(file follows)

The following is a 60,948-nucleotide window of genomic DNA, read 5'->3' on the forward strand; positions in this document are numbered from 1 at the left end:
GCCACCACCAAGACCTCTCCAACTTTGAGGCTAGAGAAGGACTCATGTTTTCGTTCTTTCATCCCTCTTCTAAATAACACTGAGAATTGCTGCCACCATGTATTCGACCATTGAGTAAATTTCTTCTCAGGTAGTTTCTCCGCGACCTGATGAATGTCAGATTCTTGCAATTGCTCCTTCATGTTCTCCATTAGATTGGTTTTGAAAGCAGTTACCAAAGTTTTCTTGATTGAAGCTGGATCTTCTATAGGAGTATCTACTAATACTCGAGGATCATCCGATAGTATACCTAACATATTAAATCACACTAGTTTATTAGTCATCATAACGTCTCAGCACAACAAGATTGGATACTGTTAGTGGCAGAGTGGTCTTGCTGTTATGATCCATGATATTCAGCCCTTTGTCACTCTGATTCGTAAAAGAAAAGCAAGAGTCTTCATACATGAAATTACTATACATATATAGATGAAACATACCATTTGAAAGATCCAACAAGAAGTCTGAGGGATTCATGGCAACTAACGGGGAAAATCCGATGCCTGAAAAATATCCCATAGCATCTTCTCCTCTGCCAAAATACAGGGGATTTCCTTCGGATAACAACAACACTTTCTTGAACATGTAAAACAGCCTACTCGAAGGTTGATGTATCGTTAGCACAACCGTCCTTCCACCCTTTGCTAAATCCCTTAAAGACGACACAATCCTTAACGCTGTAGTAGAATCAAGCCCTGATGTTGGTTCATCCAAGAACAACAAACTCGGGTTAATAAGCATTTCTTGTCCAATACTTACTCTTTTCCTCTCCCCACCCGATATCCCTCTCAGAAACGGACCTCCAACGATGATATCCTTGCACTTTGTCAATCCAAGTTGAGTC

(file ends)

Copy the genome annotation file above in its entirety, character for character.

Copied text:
The following is a 60,948-nucleotide window of genomic DNA, read 5'->3' on the forward strand; positions in this document are numbered from 1 at the left end:
GCCACCACCAAGACCTCTCCAACTTTGAGGCTAGAGAAGGACTCATGTTTTCGTTCTTTCATCCCTCTTCTAAATAACACTGAGAATTGCTGCCACCATGTATTCGACCATTGAGTAAATTTCTTCTCAGGTAGTTTCTCCGCGACCTGATGAATGTCAGATTCTTGCAATTGCTCCTTCATGTTCTCCATTAGATTGGTTTTGAAAGCAGTTACCAAAGTTTTCTTGATTGAAGCTGGATCTTCTATAGGAGTATCTACTAATACTCGAGGATCATCCGATAGTATACCTAACATATTAAATCACACTAGTTTATTAGTCATCATAACGTCTCAGCACAACAAGATTGGATACTGTTAGTGGCAGAGTGGTCTTGCTGTTATGATCCATGATATTCAGCCCTTTGTCACTCTGATTCGTAAAAGAAAAGCAAGAGTCTTCATACATGAAATTACTATACATATATAGATGAAACATACCATTTGAAAGATCCAACAAGAAGTCTGAGGGATTCATGGCAACTAACGGGGAAAATCCGATGCCTGAAAAATATCCCATAGCATCTTCTCCTCTGCCAAAATACAGGGGATTTCCTTCGGATAACAACAACACTTTCTTGAACATGTAAAACAGCCTACTCGAAGGTTGATGTATCGTTAGCACAACCGTCCTTCCACCCTTTGCTAAATCCCTTAAAGACGACACAATCCTTAACGCTGTAGTAGAATCAAGCCCTGATGTTGGTTCATCCAAGAACAACAAACTCGGGTTAATAAGCATTTCTTGTCCAATACTTACTCTTTTCCTCTCCCCACCCGATATCCCTCTCAGAAACGGACCTCCAACGATGATATCCTTGCACTTTGTCAATCCAAGTTGAGTC